Who knew Jones was capable of an offensive flurry? Not only did he blow out of the gates with a huge scoring touch early in the season, but managed to come up with big games despite his increasingly erratic playing time. Speaking of which, there’s something to be said for his professionalism. Jones, who left a Western Conference Finals Nuggets team to join a We-swear-this-year-we’re-making-the-playoffs Pacers team, wasn’t completely given the opportunities he was promised throughout the season. I assume such promises existed, you know, that he would get his minutes and his contract security, which was a big factor in him even coming East, but never mind that…on a team with Brandon Rush scratching his head for four months and T.J. Ford laughing it up in blowout losses, Jones’s professionalism deserves some applause. Hopefully he continues to bring that next season. Oh yeah, and those dunks he can throw down, they aren’t overrated. If not for Josh McThunderjams, he could’ve provided the most exciting dunks of the season. A big upgrade from last year, where there were no dunks.
And how did D.Jones disappoint?
Mark Boyle and/or Slick Leonard made note of the defensive specialties of Dahntay Jones pretty efficiently in the second half of the season, but at the risk of butching their words, I’ll sum it up as such: We’re all a little confused where this reputation came from. Are you? In a sense, we expected Bruce Bowen and got a guy who could score some points and make some stops. Generally, looking back to last season’s Western Conference Finals, I wasn’t engaged by Jones’s defensive efforts as a "Kobe Killer" in that series. In fact, I don’t recall Jones stepping in as a specialist to any notable degree in that series. I could’ve been enamored by the fact Trevor Ariza was really a fun player to watch and all of that, but that reputation remains a bit fishy.
Also, despite showing an offensive game, the game he showed was wildly inconsistent. Jones doesn’t appear to have the ability to create his own shot, and if the shots are coming to him, he’s about as useless as Brandon Rush on the offensive end. Oh, and Obie wanted me to point out his three point numbers. Jones finished the year 4-32 from deep, but I’d rather point out that he quit taking the long ball shot as the season progressed. I liked that, even though someone didn’t. What’s that? "Let me answer it this way: I like to space the court." Right, right. Tell us something new, Coach!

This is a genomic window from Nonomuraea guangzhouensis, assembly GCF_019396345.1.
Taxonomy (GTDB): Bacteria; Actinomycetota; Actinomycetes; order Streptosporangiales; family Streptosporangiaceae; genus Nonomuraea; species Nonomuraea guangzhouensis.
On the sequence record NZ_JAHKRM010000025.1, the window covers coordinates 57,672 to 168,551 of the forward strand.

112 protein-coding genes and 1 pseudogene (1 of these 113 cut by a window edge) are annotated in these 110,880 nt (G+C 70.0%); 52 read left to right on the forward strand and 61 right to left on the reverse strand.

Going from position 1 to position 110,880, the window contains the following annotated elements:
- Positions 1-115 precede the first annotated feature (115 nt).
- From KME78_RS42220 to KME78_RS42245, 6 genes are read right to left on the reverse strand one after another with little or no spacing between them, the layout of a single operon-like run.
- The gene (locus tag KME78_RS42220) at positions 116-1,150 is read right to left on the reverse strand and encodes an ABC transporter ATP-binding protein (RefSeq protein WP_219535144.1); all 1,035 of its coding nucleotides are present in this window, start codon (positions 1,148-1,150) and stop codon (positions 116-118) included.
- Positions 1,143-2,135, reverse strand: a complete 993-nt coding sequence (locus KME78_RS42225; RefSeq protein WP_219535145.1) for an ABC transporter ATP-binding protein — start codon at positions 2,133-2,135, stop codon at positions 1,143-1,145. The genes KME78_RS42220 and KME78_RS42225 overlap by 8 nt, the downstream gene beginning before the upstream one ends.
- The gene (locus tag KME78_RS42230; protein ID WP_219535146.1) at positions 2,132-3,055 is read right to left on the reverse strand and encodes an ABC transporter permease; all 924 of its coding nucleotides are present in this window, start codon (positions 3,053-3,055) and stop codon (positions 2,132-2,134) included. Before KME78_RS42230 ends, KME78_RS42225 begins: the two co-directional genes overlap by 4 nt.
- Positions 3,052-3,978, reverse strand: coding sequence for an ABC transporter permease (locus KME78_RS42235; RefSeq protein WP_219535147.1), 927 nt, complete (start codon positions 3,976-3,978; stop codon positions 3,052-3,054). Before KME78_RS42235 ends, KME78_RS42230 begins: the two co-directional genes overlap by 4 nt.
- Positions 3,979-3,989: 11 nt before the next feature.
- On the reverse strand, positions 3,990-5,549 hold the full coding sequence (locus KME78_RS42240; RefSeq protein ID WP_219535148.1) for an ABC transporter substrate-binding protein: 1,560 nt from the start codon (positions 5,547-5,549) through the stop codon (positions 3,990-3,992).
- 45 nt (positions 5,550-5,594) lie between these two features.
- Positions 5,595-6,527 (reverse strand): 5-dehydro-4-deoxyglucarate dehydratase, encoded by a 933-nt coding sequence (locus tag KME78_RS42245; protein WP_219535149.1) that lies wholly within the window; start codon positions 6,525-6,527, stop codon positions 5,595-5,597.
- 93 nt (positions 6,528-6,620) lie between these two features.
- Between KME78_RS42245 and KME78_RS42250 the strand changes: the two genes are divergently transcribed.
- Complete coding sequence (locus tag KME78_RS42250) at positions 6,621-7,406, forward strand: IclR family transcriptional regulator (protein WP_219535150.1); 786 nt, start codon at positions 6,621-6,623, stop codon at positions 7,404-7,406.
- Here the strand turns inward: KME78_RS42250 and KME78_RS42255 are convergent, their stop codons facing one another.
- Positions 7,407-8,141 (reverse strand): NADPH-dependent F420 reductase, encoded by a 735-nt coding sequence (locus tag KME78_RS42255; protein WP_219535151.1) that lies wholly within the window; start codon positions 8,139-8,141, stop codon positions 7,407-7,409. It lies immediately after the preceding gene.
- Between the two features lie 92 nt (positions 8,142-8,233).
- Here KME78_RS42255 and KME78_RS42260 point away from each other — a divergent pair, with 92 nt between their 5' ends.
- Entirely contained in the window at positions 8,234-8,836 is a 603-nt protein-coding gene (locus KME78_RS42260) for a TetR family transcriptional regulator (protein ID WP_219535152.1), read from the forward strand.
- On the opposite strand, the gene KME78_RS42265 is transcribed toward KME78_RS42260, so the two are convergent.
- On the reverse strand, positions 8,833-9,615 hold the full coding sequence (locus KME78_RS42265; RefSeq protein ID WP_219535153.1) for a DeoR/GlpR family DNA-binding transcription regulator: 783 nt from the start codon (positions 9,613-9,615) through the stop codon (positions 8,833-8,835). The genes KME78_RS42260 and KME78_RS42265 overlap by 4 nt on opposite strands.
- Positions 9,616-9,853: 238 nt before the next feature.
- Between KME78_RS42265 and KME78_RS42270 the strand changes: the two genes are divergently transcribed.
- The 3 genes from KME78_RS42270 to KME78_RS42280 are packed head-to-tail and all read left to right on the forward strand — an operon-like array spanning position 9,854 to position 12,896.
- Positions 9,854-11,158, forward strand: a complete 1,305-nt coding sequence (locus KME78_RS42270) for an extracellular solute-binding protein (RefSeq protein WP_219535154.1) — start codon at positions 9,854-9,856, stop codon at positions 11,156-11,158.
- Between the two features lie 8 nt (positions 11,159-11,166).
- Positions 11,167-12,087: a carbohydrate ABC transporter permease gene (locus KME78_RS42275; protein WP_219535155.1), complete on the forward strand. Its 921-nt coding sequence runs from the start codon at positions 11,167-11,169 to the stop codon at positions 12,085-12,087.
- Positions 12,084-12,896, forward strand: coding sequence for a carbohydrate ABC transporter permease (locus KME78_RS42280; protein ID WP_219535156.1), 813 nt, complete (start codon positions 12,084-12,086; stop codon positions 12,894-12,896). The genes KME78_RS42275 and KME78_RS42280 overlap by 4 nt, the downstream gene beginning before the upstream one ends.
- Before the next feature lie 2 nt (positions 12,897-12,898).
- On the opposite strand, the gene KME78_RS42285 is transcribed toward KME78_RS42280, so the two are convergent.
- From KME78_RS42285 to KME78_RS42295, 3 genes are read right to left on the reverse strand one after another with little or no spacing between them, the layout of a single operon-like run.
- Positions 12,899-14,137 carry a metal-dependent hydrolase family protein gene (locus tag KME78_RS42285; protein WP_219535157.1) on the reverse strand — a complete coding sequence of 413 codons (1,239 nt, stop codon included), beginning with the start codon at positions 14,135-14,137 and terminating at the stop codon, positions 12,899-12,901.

Well, what’s next for D.Jones?
By the way, the "D" in D.Jones can also stand for "Defensive." As in "I’d be getting pretty defensive if I were Dahntay Jones and looking at a very similar second year in terms of floor time and philosophy." Unless he magically finds a deep shot (which, I mean, he doesn’t have to, does he?), expect to see Jones notch up a couple of 30 minute games here and there, and then enjoy a DNP-CD from time to time, and ultimately back up Brandon Rush’s confusing enigma of an enigma for Jim O’Brien’s enigma of a rotation. And as Gene Hackman once put it, "Now, that’s just not right, dammit."
Dahntay Jones is a solid rotation player. But you have to play him as a rotation player. And it’s a shame his positives are being wasted for all the confusing floor time and expectations being given to him. Denver had it right. Get him in to start the game, set the tone defensively, and then blindside the opponent with a spark plug. Indiana doesn’t have a spark plug like J.R. Smith, so starting Jones and then going to…who? Brandon Rush? Well, that’s not going to do much if Brandon takes one shot in 30 minutes of action, but the idea is what’s important. It’s all about the usage of Dahntay Jones. Unfortunately, his usage was mismanaged last season, and there’s little to suggest it won’t be mismanaged again in 2010-11. I suppose all we can really hope for is more of the same professionalism as we try and sort it all out.
Also important is going to be the expectations of his defensive game. Do we know if we can expect more of him defensively? Is there a direct relation to his offensive outputs and his defensive consistency? The price is nice on Jones as a player, and given his contract length, we'll likely see him for quite a while to answer those questions. But to get a player in a career year on the cheap? I'm not against it, and I look forward to seeing what he puts forth as a Pacer.